Snow on the Apuan Alps

Snow on the Apuan Alps

The comune (administrative district) of Fivizzano which, as well as a hundred ancient castles within its boundaries, contains not one, but two environmentally protected areas: the National Park of the Tuscan-Emilian Appennines, the backbone of Italy, and the Regional Park of the Apuan Alps, home of the marble mountains of Carrara. Because of this protected status the air and the water are pure and unpolluted and the area abounds in wildlife.

The Appennines near the Watermill

The Appennines near the Watermill

Come and join us and savour La Bella Vita Italiana. This year’s course are filling fast, but we still have places on our unique painting, Italian language, knitting, yoga and cooking weeks. More about everything at http://watermill.net/.

As they say around here: Non vediamo l’ora di incontrarvi. We can’t wait to meet you!

Painters by the River Rosaro which flows beside the mill

Painters by the River Rosaro which flows beside the mill

Change the scenery to suit your composition, says Tim Wilmot

BardellinoWatermill painting tutor Tim Wilmot, who will be joining us for a course in watercolours this Autumn, has been telling us about a little mental exercise he does before he begins to paint a landscape. He likes to ask himself a few questions:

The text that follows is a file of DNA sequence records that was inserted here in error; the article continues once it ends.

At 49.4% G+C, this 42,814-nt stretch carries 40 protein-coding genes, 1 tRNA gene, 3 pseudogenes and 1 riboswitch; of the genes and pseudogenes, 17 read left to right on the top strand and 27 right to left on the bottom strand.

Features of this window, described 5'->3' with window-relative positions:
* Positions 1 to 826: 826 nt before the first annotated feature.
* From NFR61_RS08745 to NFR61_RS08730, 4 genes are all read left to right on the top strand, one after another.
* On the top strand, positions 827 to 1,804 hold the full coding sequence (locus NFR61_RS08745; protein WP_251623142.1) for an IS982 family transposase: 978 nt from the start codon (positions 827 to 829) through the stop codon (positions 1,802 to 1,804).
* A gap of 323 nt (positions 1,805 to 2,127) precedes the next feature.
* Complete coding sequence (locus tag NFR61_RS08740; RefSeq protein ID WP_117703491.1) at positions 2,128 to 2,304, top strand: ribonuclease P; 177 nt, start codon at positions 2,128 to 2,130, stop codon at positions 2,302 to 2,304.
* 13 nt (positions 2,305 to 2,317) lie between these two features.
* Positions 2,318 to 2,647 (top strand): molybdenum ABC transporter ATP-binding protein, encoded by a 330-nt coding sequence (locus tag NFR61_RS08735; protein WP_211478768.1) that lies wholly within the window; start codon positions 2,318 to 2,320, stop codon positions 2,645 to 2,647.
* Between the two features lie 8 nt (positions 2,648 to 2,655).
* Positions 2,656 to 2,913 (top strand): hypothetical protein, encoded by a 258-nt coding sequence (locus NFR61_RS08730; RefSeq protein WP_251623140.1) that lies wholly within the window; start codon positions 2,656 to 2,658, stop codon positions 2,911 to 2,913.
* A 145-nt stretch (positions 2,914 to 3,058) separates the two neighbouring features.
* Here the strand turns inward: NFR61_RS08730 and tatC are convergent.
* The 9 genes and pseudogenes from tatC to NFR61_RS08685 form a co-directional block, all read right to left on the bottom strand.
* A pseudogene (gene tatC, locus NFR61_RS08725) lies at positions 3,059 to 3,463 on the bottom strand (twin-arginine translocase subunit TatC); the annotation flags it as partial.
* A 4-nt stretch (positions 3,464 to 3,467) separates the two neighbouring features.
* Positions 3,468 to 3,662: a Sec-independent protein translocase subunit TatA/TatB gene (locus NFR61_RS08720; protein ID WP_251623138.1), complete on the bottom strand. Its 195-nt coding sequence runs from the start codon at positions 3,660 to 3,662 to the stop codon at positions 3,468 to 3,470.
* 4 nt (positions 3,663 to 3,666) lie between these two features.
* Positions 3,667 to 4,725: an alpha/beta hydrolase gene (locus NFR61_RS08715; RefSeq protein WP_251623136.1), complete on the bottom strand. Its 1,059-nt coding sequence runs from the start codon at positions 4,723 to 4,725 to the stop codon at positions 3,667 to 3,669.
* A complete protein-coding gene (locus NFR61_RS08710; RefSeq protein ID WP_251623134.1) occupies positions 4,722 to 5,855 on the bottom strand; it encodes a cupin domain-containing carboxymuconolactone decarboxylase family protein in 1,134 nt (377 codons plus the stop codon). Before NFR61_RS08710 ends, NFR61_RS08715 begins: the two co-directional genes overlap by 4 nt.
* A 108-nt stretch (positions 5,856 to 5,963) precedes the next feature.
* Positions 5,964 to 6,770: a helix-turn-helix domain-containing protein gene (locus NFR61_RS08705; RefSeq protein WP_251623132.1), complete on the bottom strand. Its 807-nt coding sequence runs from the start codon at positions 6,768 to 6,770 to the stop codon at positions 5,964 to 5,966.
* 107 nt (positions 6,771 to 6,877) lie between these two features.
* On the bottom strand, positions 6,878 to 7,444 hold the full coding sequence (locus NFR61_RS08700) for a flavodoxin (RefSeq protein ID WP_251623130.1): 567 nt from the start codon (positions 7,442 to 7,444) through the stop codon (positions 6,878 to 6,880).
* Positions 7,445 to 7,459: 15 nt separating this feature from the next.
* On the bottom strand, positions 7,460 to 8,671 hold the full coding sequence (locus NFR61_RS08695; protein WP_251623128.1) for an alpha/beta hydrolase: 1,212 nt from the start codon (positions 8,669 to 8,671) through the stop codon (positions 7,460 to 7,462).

• Is the scene suitable for watercolour? Some scenes lend themselves more for photography, oil painting, and sometimes not watercolour
  • How can the scene be simplified? In my mind, I mentally paint the picture and think what details to leave out
  • Can the scene be changed in any way? For example, can a tree be moved or removed from the composition?  Can you add in some people to give it some scale and interest? Can lampposts, fencing etc. be moved?

Tim says: “I am looking forward to my first visit to The Watermill and painting the wonderful Tuscan scenery that surrounds it. But before I get there, I thought I’d try a little exercise based on a photograph Bill sent me of a chapel in a nearby vineyard, with the Apuan Alps in the background.” (See above — and you’ll see this view when we drive to the Watermill for our courses.)

Tim says: At first glance, it’s a lovely subject to paint and great for watercolour – plenty of tonal contrast with the light building against the dark background and the cool mountains contrasting with the warm earth of the foreground.  But I was uneasy about two things here – the vineyard rows going across side to side and the telephone/electric post and cable.

“I wanted something that would lead you into the picture – perhaps a lane to the house, or figures placed in some way.  Apologies to the vineyard owner, but I decided to have the rows of vines leading up to the house and a sense of a slight rise.

In a similar way, the aerial cable going across the scene does nothing for the composition, so that was left out.

“So, here’s my sketch with those changes…”